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Analysis of solutions programming in urban contexts

Research studies and reports I March 2018

ReDSS analysis of solutions programming in urban contexts focuses on urban refugees in Nairobi, Kenya and IDPs and refugee-returnees in Mogadishu and Baidoa in Somalia. The report aimed to better understand and address displaced people’s vulnerabilities and aspirations in urban centers and to rethink support in more sustainable and empowering ways. The methodology was based on participatory and consensus building approach including consultations and validation workshops with displacement affected communities, policy makers and practitioners.
The displacement environment in the Horn of Africa is primarily one of encampment however increasingly internally displaced persons (IDPs), returning refugees and to a lesser extent refugees are moving to towns and cities. Kenya for instance hosts some 65,000 urban refugees (or 13% of its total refugee population). In Somalia, over 2 million children, women and men are internally displaced. Most people displaced by drought left rural parts of Bay, Lower Shabelle, and Sool and settled in urban areas such as Mogadishu and Baidoa. The population of Baidoa has doubled in the past 12 months.

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Early solutions planning and Displacement

Research studies and reports I December 2016

Current studies and literature have argued that strategies for solutions should start at the onset of displacement. Solutions planning is most commonly initiated after displacement becomes protracted, by which point refugees are often dependent on humanitarian assistance. Given the unlikelihood of return or resettlement in the early stages of displacement, a solutions-oriented approach must inevitably have a primary focus on building refugee self-reliance and resilience in the country of asylum. Adopting a more solutions-oriented approach in the early stages of displacement is dependent on making a number of wide-ranging improvements on how displacement is responded to and who is involved. These improvements relate to a number of operational factors, including better forecasting of displacement and preparedness; more collaborative humanitarian and development approaches to assessment and analysis and the development of joint, measurable outcomes for refugee-hosting areas; and more flexible, multi-year funding sources to support the achievement of these outcomes.

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Review of durable solutions initiatives in East and Horn of Africa

Research studies and reports I June 2016

11.7 million people were displaced in the region at the end of February 2016, mostly in Sudan, South Sudan, Somalia and Ethiopia. Displacement results from a combination of conflicts, climatic and development shocks driven by poor governance, environmental degradation, food insecurity, and lack of economic opportunities. The lack of a common system, unclear coordination, and missing evidence base, are key structural challenges to finding durable solutions. Over the last decade, key stakeholders have been seeking to unlock solutions through new initiatives and ideas – all of which have been detailed in this report. These initiatives provide fertile ground from which to learn and build a more comprehensive and collaborative agenda in the search for durable solutions in the region. This report explores the junctures at which these initiatives have come together or in some cases, have failed to do so, providing opportunities and entry-points into an actual durable solutions system.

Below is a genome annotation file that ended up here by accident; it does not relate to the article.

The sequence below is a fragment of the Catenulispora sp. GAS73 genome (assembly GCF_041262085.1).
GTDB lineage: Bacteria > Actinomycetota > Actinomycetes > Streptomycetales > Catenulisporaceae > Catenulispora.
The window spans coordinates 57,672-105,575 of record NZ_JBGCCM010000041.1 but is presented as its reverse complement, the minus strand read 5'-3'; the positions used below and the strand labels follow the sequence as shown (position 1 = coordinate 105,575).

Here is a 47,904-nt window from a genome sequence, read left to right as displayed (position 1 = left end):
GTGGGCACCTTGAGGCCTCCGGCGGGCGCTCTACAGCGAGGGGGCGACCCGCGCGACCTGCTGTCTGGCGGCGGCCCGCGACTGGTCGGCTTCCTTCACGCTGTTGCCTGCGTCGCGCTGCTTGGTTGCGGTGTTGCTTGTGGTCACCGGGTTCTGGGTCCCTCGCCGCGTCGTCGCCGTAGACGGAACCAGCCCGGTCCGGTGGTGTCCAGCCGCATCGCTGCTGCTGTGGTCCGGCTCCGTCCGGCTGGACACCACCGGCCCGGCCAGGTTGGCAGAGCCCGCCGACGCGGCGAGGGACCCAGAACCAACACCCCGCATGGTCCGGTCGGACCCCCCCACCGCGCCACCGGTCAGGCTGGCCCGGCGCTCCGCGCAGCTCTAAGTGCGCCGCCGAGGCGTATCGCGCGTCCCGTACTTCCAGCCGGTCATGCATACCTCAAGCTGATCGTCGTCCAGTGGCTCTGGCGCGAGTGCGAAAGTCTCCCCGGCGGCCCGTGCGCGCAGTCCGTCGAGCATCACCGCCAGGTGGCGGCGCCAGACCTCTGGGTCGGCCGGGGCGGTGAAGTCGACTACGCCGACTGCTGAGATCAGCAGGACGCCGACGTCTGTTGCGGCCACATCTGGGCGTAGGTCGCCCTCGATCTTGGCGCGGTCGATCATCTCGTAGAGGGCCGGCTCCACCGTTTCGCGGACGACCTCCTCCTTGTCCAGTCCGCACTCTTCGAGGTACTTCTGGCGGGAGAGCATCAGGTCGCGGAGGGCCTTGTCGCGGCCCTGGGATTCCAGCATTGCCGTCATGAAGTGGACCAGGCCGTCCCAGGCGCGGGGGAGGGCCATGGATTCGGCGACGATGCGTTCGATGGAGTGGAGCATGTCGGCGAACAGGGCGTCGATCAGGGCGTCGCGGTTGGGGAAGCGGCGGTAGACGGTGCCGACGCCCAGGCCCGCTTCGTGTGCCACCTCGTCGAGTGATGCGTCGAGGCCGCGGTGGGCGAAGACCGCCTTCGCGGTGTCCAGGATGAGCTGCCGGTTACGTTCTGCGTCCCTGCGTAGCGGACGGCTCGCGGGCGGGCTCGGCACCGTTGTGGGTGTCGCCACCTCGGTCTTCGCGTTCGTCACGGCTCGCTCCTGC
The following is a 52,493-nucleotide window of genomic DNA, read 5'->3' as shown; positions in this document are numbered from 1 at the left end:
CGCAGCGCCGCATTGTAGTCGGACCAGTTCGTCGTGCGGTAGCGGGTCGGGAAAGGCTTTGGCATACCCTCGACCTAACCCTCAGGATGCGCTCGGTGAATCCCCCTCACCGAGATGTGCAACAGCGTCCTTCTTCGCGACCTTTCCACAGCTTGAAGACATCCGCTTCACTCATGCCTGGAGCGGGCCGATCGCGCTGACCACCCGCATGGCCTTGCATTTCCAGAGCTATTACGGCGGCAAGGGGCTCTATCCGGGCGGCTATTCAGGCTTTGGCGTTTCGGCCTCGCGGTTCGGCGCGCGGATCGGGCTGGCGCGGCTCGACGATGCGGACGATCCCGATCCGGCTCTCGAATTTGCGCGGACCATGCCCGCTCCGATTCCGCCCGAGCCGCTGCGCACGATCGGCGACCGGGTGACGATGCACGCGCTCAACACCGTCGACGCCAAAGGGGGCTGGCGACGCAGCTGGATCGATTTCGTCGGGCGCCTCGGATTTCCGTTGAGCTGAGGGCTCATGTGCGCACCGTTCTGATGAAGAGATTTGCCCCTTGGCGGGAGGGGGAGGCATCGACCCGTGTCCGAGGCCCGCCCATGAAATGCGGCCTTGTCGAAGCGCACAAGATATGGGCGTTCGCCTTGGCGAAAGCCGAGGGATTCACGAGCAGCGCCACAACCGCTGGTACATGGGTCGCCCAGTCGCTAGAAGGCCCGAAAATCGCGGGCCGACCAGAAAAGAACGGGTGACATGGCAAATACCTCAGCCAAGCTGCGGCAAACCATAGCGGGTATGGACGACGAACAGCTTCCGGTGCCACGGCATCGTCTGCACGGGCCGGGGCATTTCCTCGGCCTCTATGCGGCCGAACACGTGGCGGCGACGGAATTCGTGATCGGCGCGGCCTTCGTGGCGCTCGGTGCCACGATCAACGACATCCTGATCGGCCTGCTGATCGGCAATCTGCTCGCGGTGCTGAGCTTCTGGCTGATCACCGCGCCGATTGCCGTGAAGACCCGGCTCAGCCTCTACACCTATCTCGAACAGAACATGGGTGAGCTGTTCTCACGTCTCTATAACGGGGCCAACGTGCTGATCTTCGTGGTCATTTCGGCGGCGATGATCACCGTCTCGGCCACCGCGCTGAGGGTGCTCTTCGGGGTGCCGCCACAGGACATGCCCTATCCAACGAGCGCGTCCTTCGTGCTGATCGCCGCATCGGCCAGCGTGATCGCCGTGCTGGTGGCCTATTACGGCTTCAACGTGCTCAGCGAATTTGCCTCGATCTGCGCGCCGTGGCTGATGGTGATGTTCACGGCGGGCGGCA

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Devolution in Kenya

Research studies and reports I July 2015

The 2010 Constitution of Kenya enacted a process of devolution with wide ranging consequences on the nature of local governance and service delivery. This study assesses whether county governments can provide an opportunity to reach transitional solutions for refugees, recognising that any solution to displacement will require a community-based approach. Host communities and local populations require attention in planning for transitional and durable solutions, and hence county governments may also have a role to play in refugee affairs. In a heated political and security context framing refugee affairs in East Africa, there is an acute need for evidence-based strategies to find durable solutions. This is especially true in light of the “protracted situations of displacement”, by which refugees get “trapped in limbo (…) having been in exile for more than five years with no immediate prospect of finding a durable solution for themselves.”

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A new deal for Somalia's displaced

Research study and report I November 2014

The main objective of this report was to take stock of potential opportunities for promoting durable solutions for displaced people in the Somalia New Deal Compact. This was done by identifying displacement in Somalia’s development discourse; and assessing stakeholder engagement in the Compact. This presents a unique opportunity to emphasise the importance of displacement in development and stability frameworks. The study will clarify what the Somali Compact says about displaced communities in the country, its implementation, and how INGOs can engage constructively with the New Deal Process in order to ensure that durable solutions is turned into a policy and operational priority. A follow-up to this study has been commissioned by UNHCR Somalia to build a clear roadmap for setting the agenda of displacement within the New Deal’s development discourse and move forward after the Copenhagen High-Level Political Forum conference to be held on the 19th and 20th November 2014.

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